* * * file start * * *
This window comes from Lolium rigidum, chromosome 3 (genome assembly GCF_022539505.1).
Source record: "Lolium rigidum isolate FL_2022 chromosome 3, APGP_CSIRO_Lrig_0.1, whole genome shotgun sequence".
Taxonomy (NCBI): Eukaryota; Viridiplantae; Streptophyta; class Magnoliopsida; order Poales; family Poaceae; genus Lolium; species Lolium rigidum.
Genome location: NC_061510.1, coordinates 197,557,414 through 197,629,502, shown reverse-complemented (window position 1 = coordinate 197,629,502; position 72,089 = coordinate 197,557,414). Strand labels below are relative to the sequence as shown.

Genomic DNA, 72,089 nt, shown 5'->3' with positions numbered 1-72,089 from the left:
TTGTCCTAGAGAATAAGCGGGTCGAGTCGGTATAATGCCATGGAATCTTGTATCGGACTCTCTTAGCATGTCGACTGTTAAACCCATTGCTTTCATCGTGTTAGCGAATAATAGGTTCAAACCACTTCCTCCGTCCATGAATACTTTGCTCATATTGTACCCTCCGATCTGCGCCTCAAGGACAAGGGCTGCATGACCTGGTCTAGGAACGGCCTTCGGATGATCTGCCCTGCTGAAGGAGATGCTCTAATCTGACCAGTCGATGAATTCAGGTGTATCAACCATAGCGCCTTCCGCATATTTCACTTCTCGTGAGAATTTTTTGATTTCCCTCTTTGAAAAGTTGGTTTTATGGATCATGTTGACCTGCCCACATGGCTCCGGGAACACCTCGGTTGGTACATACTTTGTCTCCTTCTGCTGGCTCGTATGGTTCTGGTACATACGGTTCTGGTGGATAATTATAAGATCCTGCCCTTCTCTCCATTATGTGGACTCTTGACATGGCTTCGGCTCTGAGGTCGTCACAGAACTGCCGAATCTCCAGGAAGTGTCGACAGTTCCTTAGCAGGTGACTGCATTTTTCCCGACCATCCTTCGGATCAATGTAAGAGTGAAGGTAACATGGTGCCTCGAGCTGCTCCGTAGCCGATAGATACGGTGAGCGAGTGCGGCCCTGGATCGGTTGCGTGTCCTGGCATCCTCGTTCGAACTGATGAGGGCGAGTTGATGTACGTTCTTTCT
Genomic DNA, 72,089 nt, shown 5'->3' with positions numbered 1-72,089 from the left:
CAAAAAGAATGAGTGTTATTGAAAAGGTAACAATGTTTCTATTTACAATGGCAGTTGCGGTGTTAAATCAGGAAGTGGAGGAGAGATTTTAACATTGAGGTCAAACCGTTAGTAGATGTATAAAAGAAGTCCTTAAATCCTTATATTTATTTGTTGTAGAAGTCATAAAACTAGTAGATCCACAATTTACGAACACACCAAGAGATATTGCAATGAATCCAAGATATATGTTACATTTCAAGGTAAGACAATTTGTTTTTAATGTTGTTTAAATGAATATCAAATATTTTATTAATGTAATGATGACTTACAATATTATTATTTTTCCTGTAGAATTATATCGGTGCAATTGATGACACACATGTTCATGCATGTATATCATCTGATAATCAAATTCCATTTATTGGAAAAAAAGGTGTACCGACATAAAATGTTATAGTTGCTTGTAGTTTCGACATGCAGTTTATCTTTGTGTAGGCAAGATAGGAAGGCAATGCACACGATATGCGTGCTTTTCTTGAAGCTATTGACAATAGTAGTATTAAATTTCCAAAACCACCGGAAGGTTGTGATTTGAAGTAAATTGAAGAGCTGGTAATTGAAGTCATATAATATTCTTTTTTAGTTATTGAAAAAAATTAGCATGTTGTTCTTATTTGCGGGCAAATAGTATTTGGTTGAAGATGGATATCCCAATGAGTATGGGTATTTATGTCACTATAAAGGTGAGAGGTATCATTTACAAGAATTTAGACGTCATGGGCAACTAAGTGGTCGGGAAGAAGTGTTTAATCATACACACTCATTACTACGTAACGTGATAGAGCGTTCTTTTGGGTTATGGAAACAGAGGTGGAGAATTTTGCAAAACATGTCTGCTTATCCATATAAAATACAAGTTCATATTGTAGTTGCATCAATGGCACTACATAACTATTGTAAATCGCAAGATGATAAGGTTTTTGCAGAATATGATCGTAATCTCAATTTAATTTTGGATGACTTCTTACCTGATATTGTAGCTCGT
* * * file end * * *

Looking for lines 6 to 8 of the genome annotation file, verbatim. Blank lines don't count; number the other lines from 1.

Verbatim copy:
TTGTCCTAGAGAATAAGCGGGTCGAGTCGGTATAATGCCATGGAATCTTGTATCGGACTCTCTTAGCATGTCGACTGTTAAACCCATTGCTTTCATCGTGTTAGCGAATAATAGGTTCAAACCACTTCCTCCGTCCATGAATACTTTGCTCATATTGTACCCTCCGATCTGCGCCTCAAGGACAAGGGCTGCATGACCTGGTCTAGGAACGGCCTTCGGATGATCTGCCCTGCTGAAGGAGATGCTCTAATCTGACCAGTCGATGAATTCAGGTGTATCAACCATAGCGCCTTCCGCATATTTCACTTCTCGTGAGAATTTTTTGATTTCCCTCTTTGAAAAGTTGGTTTTATGGATCATGTTGACCTGCCCACATGGCTCCGGGAACACCTCGGTTGGTACATACTTTGTCTCCTTCTGCTGGCTCGTATGGTTCTGGTACATACGGTTCTGGTGGATAATTATAAGATCCTGCCCTTCTCTCCATTATGTGGACTCTTGACATGGCTTCGGCTCTGAGGTCGTCACAGAACTGCCGAATCTCCAGGAAGTGTCGACAGTTCCTTAGCAGGTGACTGCATTTTTCCCGACCATCCTTCGGATCAATGTAAGAGTGAAGGTAACATGGTGCCTCGAGCTGCTCCGTAGCCGATAGATACGGTGAGCGAGTGCGGCCCTGGATCGGTTGCGTGTCCTGGCATCCTCGTTCGAACTGATGAGGGCGAGTTGATGTACGTTCTTTCT
Genomic DNA, 72,089 nt, shown 5'->3' with positions numbered 1-72,089 from the left:
CAAAAAGAATGAGTGTTATTGAAAAGGTAACAATGTTTCTATTTACAATGGCAGTTGCGGTGTTAAATCAGGAAGTGGAGGAGAGATTTTAACATTGAGGTCAAACCGTTAGTAGATGTATAAAAGAAGTCCTTAAATCCTTATATTTATTTGTTGTAGAAGTCATAAAACTAGTAGATCCACAATTTACGAACACACCAAGAGATATTGCAATGAATCCAAGATATATGTTACATTTCAAGGTAAGACAATTTGTTTTTAATGTTGTTTAAATGAATATCAAATATTTTATTAATGTAATGATGACTTACAATATTATTATTTTTCCTGTAGAATTATATCGGTGCAATTGATGACACACATGTTCATGCATGTATATCATCTGATAATCAAATTCCATTTATTGGAAAAAAAGGTGTACCGACATAAAATGTTATAGTTGCTTGTAGTTTCGACATGCAGTTTATCTTTGTGTAGGCAAGATAGGAAGGCAATGCACACGATATGCGTGCTTTTCTTGAAGCTATTGACAATAGTAGTATTAAATTTCCAAAACCACCGGAAGGTTGTGATTTGAAGTAAATTGAAGAGCTGGTAATTGAAGTCATATAATATTCTTTTTTAGTTATTGAAAAAAATTAGCATGTTGTTCTTATTTGCGGGCAAATAGTATTTGGTTGAAGATGGATATCCCAATGAGTATGGGTATTTATGTCACTATAAAGGTGAGAGGTATCATTTACAAGAATTTAGACGTCATGGGCAACTAAGTGGTCGGGAAGAAGTGTTTAATCATACACACTCATTACTACGTAACGTGATAGAGCGTTCTTTTGGGTTATGGAAACAGAGGTGGAGAATTTTGCAAAACATGTCTGCTTATCCATATAAAATACAAGTTCATATTGTAGTTGCATCAATGGCACTACATAACTATTGTAAATCGCAAGATGATAAGGTTTTTGCAGAATATGATCGTAATCTCAATTTAATTTTGGATGACTTCTTACCTGATATTGTAGCTCGT